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There’s more to kosher wines than sweet concord grape

Posted by Larry Baker on December 2, 2018

In White Wines, Wine, Red Wines, Kosher Wine

The holiday season is upon us and that means Christmas, Hanukkah and Kwanzaa too. The upcoming Hanukkah festival of lights, which begins Dec. 2 this year, is typically not a drinking holiday. I write that as a Jewish level-2, certified sommelier with the Court of Master Sommeliers and a senior wine and spirits specialist at the new ABC Fine Wine and Spirits in North Miami Beach. Hanukkah is traditionally more for eating latkes with applesauce or sour cream and dreidel spinning for prizes. Nevertheless, this is one of a several times each year when more people ask me about kosher wine recommendations for exchanging gifts.

Kosher Wines

The first message I communicate to people is this:  You don’t have to be Jewish or kosher to drink kosher wines. Even the greatest Bordeauxs such as Chateau Lafite produce a kosher version every vintage. All countries produce kosher wine which means each step of the winemaking process is under rabbinical supervision. Israel is considered by some to be the next Napa Valley. If you are Orthodox, kosher, or simply interested in savoring something new, I have a few great recommendations for kosher wines to drink or to give during the holiday season.

Kosher and mevushal

First, some basics: What makes any wine kosher is that the making process is overseen by Orthodox Jews and under Rabbinical supervision using only kosher ingredients and methods. Many wines use egg whites to “fine” or clarify wines. In these wines, obviously, those egg whites and all ingredients must be kosher. Mevushal is an old tradition, mostly for very strict religious Jews, where the wine was boiled or pasteurized so that a non-Jewish person could serve the wine to a Jewish person. It greatly altered the taste of the wine and tannins. Today, however, mevushal wines go through a flash pasteurization which serves the same purpose but doesn’t alter the taste of the wines as much.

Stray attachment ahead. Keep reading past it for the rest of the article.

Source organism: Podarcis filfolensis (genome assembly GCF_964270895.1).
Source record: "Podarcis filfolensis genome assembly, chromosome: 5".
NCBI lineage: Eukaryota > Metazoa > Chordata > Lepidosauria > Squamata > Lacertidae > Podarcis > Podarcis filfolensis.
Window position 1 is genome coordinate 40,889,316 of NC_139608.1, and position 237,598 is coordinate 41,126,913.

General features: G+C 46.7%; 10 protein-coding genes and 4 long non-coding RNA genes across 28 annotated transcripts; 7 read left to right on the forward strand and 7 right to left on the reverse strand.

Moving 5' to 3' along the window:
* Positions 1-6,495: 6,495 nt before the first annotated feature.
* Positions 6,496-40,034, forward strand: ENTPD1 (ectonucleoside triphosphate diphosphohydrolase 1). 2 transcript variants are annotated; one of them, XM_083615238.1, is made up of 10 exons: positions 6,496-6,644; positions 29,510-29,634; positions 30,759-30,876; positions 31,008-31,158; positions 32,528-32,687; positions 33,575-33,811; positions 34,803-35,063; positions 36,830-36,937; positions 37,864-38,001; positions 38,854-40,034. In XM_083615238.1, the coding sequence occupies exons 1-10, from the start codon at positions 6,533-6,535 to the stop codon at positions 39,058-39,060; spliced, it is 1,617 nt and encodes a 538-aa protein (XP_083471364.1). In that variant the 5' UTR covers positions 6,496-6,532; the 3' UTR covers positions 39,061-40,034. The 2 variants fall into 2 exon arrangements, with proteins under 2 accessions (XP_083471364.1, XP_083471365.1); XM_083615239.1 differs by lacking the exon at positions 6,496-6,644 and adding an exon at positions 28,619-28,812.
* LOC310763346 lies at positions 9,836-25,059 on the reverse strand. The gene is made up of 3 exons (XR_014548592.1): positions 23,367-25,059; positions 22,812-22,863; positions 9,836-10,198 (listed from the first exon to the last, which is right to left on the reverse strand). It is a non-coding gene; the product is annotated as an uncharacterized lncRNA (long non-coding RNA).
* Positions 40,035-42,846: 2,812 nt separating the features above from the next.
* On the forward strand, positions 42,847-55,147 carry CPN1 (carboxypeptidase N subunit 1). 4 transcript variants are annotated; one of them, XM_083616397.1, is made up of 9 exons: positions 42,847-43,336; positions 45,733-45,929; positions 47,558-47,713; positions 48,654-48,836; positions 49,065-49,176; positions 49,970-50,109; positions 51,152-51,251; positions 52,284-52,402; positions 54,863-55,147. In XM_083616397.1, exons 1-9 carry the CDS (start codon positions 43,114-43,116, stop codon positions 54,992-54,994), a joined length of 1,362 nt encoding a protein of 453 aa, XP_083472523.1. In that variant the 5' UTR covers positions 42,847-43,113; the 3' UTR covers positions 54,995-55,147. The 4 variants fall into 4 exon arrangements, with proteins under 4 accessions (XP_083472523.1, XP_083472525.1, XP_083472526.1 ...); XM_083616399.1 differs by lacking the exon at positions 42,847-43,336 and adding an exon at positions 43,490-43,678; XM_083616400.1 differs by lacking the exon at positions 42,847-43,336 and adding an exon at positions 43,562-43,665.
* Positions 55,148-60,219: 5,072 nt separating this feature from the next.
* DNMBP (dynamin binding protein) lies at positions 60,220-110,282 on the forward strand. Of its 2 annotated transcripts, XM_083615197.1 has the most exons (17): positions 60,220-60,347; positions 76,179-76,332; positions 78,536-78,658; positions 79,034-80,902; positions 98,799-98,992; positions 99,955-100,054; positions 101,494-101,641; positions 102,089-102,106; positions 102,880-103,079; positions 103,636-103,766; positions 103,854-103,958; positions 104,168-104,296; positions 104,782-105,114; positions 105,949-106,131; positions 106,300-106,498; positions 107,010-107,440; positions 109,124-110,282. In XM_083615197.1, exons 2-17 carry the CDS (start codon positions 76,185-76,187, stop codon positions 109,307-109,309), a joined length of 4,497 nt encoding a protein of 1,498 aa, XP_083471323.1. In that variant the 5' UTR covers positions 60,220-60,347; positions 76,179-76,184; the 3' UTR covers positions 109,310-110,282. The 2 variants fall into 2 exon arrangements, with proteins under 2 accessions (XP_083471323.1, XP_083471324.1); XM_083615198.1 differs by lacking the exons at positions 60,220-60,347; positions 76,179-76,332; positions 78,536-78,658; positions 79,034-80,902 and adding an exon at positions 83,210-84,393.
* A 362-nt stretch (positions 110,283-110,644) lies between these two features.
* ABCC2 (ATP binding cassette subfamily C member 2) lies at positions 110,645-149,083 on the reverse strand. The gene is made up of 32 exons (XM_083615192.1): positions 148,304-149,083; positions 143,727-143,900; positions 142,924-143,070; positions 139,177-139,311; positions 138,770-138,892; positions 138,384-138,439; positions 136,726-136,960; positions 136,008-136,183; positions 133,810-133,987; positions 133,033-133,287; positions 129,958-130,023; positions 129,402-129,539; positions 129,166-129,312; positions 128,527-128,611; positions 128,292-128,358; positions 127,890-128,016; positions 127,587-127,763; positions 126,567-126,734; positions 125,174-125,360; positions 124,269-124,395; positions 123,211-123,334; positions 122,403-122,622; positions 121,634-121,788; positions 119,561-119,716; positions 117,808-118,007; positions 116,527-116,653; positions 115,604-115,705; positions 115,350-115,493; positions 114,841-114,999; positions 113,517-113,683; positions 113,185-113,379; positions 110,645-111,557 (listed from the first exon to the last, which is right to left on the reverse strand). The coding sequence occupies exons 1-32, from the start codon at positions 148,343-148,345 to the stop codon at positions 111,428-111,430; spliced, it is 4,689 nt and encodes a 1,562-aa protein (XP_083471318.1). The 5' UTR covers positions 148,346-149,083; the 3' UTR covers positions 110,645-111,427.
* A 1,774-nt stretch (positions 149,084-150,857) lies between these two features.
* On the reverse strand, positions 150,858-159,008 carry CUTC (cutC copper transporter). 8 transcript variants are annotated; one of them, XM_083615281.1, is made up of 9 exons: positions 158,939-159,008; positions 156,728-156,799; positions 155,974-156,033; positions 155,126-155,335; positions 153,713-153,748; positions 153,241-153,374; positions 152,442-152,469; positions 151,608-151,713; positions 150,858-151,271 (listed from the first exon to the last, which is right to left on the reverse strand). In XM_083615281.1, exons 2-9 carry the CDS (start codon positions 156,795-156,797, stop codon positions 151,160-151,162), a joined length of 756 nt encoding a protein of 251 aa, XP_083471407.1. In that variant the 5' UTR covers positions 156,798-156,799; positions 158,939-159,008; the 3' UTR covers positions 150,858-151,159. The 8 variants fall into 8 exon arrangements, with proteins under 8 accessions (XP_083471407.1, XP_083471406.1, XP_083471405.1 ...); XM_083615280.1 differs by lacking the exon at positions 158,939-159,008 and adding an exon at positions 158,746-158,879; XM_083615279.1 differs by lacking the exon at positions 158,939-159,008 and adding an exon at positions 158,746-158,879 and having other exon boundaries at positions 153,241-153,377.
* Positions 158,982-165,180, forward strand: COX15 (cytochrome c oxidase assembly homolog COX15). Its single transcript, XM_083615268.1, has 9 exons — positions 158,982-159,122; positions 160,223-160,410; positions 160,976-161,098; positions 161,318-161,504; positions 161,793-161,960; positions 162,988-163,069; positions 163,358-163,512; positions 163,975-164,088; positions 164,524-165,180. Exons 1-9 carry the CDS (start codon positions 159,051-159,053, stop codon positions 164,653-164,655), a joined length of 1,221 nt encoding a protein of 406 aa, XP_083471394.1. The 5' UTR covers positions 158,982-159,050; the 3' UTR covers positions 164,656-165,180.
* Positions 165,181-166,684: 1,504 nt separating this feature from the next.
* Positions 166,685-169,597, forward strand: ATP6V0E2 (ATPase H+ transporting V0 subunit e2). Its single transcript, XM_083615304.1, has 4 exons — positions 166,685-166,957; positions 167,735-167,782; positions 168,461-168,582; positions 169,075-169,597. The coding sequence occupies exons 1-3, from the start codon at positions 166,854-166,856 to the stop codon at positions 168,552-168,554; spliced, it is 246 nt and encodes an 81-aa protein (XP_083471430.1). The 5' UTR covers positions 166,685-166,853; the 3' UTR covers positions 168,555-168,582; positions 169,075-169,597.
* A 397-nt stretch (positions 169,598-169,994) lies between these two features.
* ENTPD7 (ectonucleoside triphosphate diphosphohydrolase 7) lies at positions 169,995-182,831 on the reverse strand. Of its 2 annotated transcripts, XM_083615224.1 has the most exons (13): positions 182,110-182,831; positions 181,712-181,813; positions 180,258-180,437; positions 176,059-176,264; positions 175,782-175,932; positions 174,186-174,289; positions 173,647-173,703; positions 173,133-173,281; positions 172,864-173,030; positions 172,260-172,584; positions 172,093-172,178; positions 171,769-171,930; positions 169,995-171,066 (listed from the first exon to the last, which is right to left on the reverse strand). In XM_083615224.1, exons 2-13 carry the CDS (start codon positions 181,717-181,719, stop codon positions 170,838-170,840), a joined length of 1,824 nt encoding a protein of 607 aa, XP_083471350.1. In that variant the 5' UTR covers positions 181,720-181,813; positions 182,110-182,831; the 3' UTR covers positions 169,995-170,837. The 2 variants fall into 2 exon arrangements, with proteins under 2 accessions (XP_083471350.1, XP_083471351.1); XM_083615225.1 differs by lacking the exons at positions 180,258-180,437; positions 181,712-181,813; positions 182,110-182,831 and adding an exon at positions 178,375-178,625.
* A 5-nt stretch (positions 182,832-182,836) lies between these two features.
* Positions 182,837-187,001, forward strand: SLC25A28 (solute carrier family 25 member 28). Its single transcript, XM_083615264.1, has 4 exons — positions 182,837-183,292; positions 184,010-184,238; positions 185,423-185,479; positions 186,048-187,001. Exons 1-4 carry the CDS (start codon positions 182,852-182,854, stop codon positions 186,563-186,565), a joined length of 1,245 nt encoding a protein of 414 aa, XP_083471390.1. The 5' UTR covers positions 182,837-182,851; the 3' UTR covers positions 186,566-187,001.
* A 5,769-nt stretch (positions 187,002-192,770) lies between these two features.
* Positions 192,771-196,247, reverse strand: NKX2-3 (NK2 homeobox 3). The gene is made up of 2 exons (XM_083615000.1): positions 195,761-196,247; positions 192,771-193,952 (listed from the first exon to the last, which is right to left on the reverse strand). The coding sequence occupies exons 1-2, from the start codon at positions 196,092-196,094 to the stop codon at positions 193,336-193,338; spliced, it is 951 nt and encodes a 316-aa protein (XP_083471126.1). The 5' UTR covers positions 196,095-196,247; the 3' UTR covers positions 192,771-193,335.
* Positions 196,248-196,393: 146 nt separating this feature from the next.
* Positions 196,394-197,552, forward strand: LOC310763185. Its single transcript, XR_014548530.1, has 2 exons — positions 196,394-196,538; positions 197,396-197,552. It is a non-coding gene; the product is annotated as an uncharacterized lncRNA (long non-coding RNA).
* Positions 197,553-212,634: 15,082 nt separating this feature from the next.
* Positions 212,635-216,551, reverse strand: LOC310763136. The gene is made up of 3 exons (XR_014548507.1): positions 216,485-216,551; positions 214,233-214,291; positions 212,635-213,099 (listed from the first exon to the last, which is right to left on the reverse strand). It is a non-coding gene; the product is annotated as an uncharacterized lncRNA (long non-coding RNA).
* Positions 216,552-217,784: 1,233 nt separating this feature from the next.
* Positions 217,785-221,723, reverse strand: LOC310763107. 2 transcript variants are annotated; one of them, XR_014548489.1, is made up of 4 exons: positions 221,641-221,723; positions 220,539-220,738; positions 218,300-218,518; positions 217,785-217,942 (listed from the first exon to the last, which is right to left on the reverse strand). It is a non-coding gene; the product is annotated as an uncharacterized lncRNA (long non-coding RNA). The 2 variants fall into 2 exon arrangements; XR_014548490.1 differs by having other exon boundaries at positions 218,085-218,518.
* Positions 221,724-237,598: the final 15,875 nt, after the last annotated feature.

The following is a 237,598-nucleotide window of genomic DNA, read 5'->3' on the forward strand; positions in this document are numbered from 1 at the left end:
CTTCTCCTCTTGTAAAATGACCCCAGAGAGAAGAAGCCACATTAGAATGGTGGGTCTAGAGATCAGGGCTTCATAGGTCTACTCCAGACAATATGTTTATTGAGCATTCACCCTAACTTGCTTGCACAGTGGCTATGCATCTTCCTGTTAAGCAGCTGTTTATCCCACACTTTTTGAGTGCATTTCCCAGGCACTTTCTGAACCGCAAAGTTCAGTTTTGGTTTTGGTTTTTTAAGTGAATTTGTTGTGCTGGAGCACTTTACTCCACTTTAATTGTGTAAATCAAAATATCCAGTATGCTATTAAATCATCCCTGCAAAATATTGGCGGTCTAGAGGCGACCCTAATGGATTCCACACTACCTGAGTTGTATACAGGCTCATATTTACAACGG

Perfect pairings for latkesRashi Joyvin Kosher Wine

It’s all about latkes fried in oil on Hanukkah. That means, crunchy and a little greasy. So, I like something to cleanse the palate. Rashi Joyvin red or white are kosher, semi-sweet wines from Italy and are mevushal. They are made with partially fermented grape must (skins, seeds), in a frizzante (fizzy) style. Both are fruity, semi-sweet and will get your palate cleansed for the next bite of latkes.

Teperberg Impressions Cabernet Sauvignon

Red kosher wines for gifts or brisket

Teperberg Impressions Cabernet Sauvignon comes from a fifth-generation family that has been producing great wines in the lowlands of the Judean Hills, Israel. This is 100 percent cabernet sauvignon, aged for 6 months in French and American oak, displaying nice black fruits, hints of mint, clove and vanilla Let’s just say it left a good “impression” on me.


Or Haganuz Marom Single Vineyard Cabernet Sauvignon is a high-quality wine and the result of excellent ingredients. Haganuz wines are based on grapes from prominent vineyards. This is a solid cab at a solid price point.Domaine Du Castel “Petit Castel” Meritage

I saved my favorite for last. Domaine Du Castel “Petit Castel” Meritage is another from the Judean Hills. This winery’s grand vin has been labeled by experts as “The Chateau Lafite of Israel.” This “Petit Castel” is their second label and has equal amounts of Merlot and Cab and some Petit Verdot. I would put this wine up against any, and I mean any, wine from Napa at 1/3 the price (under $50). This wine is sleek, elegant and balanced. The best of Israel!

All of these wines are strictly kosher, and I love them for anyone, any time of year. Happy Holidays to all!